Optimizing content to capture ’shifting client needs’A new marketing study from Hearsay Systems, a leading financial services digital-communications firm, reveals how the financial services industry broke through the restraints of 2020 to engage and stay connected with its client base. Excerpts are presented below, and you can access the full report here.
COVID-19 abruptly and forcefully shifted the social selling landscape. Digital marketers, compliance teams, advisors, and agents quickly pivoted from tried-and-true approaches to test new strategies for the new normal—whether it was an expanded online presence through individual websites, or targeted campaigns based on audience segments.
Absent in-person communications, social media shouldered more of the burden of driving business growth and surfaced opportunities to deliver engaging thought leadership, in addition to sustaining existing relationships. In a year of unprecedented challenges, financial services firms found ways to break through the noise, optimize content to meet new needs, and to maintain a productive presence across the networks that mattered.
Core to that approach was advancing to the next phase of content maturity, with a diversified content mix, and a scalable framework for automating the delivery and execution of the right media on the right channels. Across the board, original content continued to drive the highest levels of engagement, but content topic was also a key influencer. In particular, principles-based content (focused on diversity & inclusion, women, and sustainability) inspired significantly more likes, comments, and shares this past year, as purpose-driven firms gained hearts and minds.
In 2020, social media cemented its role as a strategic business lever within the marketing toolkit, with a vital role to play in the post-pandemic world. We hope that this year’s Hearsay Social Selling Content Study will help you uncover insights, spark creativity and inspire new best practices as you continue to support and empower your agents and advisors to drive business outcomes.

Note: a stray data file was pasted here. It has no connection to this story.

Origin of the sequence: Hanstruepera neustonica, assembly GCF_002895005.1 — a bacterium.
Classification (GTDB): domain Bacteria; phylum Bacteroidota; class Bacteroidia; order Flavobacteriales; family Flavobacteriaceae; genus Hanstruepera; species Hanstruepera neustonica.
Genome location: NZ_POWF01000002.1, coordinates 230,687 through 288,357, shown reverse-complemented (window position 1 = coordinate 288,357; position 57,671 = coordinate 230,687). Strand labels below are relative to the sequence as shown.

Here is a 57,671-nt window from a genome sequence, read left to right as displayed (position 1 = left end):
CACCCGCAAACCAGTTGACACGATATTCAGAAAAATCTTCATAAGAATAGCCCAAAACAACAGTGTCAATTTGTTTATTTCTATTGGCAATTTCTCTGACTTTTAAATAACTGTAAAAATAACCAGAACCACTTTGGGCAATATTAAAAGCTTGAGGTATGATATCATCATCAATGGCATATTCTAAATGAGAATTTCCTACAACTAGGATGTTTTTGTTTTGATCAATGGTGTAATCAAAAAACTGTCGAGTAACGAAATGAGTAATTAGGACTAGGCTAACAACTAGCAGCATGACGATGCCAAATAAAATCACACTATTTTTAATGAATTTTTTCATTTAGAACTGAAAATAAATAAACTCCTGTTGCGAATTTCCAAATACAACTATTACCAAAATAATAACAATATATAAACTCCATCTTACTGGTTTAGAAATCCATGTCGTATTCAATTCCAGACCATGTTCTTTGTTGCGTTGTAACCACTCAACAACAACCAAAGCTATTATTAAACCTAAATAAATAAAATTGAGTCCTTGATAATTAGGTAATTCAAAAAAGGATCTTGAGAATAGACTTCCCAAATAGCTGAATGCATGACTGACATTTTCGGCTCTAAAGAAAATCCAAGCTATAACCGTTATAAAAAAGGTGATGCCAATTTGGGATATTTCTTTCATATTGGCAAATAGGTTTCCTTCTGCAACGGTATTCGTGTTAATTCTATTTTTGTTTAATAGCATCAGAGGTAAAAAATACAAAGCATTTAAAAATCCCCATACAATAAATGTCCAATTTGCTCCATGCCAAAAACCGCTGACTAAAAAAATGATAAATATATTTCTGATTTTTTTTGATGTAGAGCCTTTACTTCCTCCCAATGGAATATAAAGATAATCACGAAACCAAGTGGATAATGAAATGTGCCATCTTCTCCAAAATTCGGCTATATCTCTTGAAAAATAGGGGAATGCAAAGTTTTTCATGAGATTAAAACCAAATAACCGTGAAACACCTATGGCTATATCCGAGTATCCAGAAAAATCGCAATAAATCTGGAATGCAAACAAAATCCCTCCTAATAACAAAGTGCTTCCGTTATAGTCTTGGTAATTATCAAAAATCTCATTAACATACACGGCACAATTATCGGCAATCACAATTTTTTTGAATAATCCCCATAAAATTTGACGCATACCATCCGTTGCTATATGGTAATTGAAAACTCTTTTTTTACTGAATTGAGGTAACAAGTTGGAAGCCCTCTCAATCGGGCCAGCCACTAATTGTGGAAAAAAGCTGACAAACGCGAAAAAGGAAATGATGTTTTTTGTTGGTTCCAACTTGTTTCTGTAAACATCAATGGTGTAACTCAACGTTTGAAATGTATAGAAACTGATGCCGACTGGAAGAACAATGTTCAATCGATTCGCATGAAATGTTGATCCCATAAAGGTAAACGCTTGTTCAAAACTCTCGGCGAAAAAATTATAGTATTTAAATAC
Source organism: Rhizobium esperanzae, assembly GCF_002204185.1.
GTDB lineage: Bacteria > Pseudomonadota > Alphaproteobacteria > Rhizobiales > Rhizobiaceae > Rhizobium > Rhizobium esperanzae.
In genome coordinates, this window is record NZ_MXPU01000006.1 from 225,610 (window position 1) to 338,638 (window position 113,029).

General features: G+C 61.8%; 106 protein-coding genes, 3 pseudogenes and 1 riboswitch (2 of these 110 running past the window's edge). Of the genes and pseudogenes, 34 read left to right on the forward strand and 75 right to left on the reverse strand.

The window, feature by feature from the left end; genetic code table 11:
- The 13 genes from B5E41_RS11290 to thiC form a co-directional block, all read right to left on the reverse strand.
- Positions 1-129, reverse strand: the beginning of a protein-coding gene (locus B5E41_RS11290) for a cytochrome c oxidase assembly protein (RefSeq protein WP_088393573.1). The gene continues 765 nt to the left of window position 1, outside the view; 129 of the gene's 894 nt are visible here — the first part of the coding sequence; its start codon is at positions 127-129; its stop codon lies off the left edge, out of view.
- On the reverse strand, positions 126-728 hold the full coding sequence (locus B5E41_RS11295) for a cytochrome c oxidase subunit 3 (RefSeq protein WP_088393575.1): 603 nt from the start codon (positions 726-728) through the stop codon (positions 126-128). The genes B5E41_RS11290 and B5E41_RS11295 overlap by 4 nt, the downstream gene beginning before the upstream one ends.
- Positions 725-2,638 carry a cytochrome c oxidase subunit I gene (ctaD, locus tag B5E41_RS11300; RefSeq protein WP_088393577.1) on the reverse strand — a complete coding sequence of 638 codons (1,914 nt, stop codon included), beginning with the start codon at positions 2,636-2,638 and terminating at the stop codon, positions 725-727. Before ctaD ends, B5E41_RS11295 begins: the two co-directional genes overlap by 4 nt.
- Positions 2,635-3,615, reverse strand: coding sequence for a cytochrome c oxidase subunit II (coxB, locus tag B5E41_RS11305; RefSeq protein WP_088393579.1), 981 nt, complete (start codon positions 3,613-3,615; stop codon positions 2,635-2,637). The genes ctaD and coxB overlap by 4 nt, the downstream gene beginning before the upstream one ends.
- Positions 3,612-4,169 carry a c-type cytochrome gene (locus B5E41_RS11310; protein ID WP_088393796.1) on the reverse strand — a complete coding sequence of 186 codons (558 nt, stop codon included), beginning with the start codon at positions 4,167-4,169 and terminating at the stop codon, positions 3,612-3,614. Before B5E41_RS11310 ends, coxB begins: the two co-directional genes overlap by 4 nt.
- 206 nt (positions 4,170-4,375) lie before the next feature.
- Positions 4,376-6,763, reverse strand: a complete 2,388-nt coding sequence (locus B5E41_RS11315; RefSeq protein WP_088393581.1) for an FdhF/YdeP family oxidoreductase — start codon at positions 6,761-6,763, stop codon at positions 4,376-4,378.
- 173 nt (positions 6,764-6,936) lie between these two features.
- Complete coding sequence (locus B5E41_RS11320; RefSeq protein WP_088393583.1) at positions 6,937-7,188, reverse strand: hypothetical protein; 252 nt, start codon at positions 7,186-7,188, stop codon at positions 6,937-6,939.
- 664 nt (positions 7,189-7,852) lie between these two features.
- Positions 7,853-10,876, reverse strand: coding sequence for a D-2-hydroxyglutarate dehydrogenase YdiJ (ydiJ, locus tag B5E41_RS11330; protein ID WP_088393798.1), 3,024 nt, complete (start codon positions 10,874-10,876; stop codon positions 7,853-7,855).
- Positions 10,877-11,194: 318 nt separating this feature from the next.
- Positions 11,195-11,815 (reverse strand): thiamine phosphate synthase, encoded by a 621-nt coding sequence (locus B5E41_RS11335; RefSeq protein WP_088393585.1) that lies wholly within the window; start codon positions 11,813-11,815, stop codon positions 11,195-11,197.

Breaking Through The Digital Noise Was Of The Essence
A comparison of Hearsay customers’ engagement rates for social media from 2019 to 2020 highlights what so many of you have shared about your own experience: With lockdowns in full swing last March, the volume of and engagement with social media posts spiked. As more people spent time online for both business and personal pursuits (remember those weeks packed with Zoom happy hours?), digital noise across all channels increased significantly. But May foreshadowed the consequences of this uptick in sheer volume—a prolonged decrease in engagement rates, as people tuned out in the face of increased competition for eyeballs and attention.
Across the board, savvy advisors and agents stepped up to adopt a more strategic, bespoke approach to leveraging social media. They used previously unexploited features like LinkedIn’s 2nd and 3rd degree connections, InMail and Sales Navigator to expand prospecting efforts and garner new business. They showed up with thoughtful, timely and relevant content to meet customer needs for education and information. In particular, video content represented an effective means of capturing eyeballs: In 2020, 53% of Hearsay’s global customers across all lines of business published more than 247,000 videos on the platform.